Learning Languages Online
Second-language acquisition in hybrid classrooms through curiosity, community, and communication technology
People who want to learn a second, third, or even fourth language are able to do so largely through personal motivation and self-determination. Research shows that motivation plays a critical role in second-language acquisition regardless of age, ability, or access to resources. During the COVID-19 pandemic, primary and secondary language teachers found themselves in a new landscape of learning that I have worked in as a Spanish teacher for years: the virtual classroom. I teach small classes of adolescent and adult learners in an online environment in my virtual language program, The Community Spanish Program. Students ranging in age from 15 to 75 have enrolled in my classes with a personal interest in learning Spanish. The years I have spent developing responsive curricula and crafting an online space for learning Spanish have highlighted a number of best practices in virtual second-language acquisition. In order to facilitate world-language instruction for literate learners in the virtual classroom, teachers must assume a new role defined largely by the efforts they make to build community and personalize learning. The following three best practices in online world-language instruction will help usher in meaningful engagement and high achievement in the 2021-22 school year.
Lean into student interest and passion.
Highly effective language teachers ascertain students’ language proficiency at the start of the school year; in addition, teachers in hybrid learning environments must spend time determining the key motivational factors and passions that drive student interest. Teachers make use of pre-assessments and diagnostic tools to measure how well students communicate in the interpersonal, presentational, and interpretive domains of language along with their understanding of core grammatical concepts and vocabulary. Do teachers place as much emphasis on understanding the personal interests that students bring to the classroom? Personal interest inventories and student surveys are powerful tools in the world-language classroom for two reasons:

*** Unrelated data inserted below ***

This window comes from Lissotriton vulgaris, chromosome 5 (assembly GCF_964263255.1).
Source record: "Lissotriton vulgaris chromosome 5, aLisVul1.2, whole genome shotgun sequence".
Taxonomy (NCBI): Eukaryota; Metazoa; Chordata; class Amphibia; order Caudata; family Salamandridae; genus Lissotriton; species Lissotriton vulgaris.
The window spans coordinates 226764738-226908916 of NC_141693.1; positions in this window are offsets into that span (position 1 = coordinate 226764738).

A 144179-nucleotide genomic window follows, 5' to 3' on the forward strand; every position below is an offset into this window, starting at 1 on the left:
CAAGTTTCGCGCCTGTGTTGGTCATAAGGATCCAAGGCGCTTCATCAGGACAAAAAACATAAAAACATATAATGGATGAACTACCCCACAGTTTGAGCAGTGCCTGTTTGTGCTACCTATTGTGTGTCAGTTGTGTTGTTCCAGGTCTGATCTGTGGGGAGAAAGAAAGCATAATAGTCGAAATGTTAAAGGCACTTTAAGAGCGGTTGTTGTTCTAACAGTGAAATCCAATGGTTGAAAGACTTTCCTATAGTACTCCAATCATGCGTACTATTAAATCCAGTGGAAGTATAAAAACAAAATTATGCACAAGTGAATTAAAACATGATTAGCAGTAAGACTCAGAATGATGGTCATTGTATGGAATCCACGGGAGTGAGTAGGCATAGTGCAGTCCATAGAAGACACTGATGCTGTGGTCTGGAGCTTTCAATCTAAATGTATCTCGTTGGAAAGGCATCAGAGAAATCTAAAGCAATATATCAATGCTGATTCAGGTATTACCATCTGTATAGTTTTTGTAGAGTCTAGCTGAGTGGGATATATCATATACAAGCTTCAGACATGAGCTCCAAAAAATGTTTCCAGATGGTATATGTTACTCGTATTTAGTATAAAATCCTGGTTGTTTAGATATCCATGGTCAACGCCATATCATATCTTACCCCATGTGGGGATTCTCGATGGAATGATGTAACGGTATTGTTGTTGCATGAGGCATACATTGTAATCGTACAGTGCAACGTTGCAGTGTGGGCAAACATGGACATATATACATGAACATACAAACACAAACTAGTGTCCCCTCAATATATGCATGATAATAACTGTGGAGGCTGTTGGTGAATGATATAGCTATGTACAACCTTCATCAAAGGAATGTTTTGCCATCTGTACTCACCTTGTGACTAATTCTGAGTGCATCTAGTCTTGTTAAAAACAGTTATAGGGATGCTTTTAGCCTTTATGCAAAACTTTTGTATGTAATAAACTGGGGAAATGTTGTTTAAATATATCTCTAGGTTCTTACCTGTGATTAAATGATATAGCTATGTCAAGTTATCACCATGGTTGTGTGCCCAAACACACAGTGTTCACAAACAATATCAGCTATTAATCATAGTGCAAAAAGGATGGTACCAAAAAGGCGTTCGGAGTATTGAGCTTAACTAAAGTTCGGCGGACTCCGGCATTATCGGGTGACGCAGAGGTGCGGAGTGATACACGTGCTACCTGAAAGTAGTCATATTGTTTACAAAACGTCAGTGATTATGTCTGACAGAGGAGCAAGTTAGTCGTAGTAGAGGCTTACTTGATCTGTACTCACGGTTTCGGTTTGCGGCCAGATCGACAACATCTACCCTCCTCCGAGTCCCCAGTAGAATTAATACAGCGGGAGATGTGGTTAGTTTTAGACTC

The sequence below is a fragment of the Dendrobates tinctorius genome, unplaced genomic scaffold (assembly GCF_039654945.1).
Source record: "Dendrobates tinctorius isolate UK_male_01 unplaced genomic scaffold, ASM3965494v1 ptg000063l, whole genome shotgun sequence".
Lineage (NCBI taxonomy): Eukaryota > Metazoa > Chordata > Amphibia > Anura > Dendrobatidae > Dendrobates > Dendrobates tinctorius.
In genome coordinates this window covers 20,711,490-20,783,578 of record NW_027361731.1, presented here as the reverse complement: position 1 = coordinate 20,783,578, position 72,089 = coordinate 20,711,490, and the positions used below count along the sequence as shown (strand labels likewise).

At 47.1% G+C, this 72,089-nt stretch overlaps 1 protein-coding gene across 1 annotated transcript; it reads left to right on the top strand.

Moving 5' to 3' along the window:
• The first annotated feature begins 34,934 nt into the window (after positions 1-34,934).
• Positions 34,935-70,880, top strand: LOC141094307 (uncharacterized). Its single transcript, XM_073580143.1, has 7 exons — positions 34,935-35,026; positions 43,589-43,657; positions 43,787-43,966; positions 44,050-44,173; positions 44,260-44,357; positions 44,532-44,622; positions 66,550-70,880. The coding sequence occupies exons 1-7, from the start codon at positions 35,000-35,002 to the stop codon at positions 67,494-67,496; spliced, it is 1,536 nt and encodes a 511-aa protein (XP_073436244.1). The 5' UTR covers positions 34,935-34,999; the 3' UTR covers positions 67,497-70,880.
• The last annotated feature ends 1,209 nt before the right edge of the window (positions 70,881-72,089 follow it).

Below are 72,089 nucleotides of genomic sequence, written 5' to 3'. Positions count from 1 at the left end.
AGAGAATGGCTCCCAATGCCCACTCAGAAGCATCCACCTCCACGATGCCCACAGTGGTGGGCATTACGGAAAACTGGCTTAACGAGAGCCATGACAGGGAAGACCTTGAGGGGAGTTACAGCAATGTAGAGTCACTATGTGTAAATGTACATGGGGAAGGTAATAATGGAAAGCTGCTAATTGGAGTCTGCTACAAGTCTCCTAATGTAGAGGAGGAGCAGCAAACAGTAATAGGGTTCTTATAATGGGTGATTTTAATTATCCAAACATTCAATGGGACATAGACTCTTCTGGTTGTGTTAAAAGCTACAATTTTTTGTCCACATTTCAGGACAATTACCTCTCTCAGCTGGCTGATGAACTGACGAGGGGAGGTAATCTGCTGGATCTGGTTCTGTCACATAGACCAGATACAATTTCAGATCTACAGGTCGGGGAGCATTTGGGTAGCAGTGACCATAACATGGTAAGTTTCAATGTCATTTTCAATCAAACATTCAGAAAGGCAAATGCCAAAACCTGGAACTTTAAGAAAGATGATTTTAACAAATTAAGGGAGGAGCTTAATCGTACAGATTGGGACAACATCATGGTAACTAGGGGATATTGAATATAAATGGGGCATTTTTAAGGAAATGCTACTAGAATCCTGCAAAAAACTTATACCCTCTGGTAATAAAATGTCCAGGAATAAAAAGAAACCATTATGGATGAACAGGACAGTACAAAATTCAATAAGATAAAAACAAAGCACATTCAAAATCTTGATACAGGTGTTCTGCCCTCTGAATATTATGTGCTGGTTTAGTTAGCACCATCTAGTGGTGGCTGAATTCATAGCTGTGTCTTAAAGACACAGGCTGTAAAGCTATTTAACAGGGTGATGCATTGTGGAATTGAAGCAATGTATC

Teachers use student interest data to create engaging learning activities on themes and communication skills relevant to their students.
Students tap into their own personal interests to develop intrinsic motivation as they do the hard work of acquiring a second language.
As teachers prepare for the upcoming school year where learning may take place in physical classrooms, virtual environments, or some combination of the two, they have a unique opportunity to reevaluate their routines to start the school year. Consider creating metacognitive language-learning opportunities for students to contemplate the reason for which they are enrolled in Spanish, Arabic, Chinese, Portuguese, Filipino, etc. Allow students to use prior knowledge of the language to communicate about their passions and interests! Then take that data and translate it into responsive lesson planning and curriculum design.
Build community to create accountability.
The COVID-19 pandemic created an attendance crisis during the forced transition to online learning experienced by students and teachers across the globe. Teachers wrung their hands as they anxiously awaited students in Zoom Meetings and Google Hangouts where large percentages of students were absent. Platform assignments were left unopened or incomplete far too often. At Moreland University—home of the revolutionary online teacher-preparation program TEACH-NOW that leads to teacher certification—we had more than 5,000 enrollments in our no-cost and low-cost professional development from March of 2020 through our most recent conference in June of 2021. Teachers sought out tools, resources, and techniques to increase student engagement and participation in the virtual classroom. What we have learned from hundreds of teachers’ input in our teacher-led professional development is that community counts: Teachers must work with students to build a sense of belonging within the classroom, while creating multiple networks of communication to facilitate outreach and community.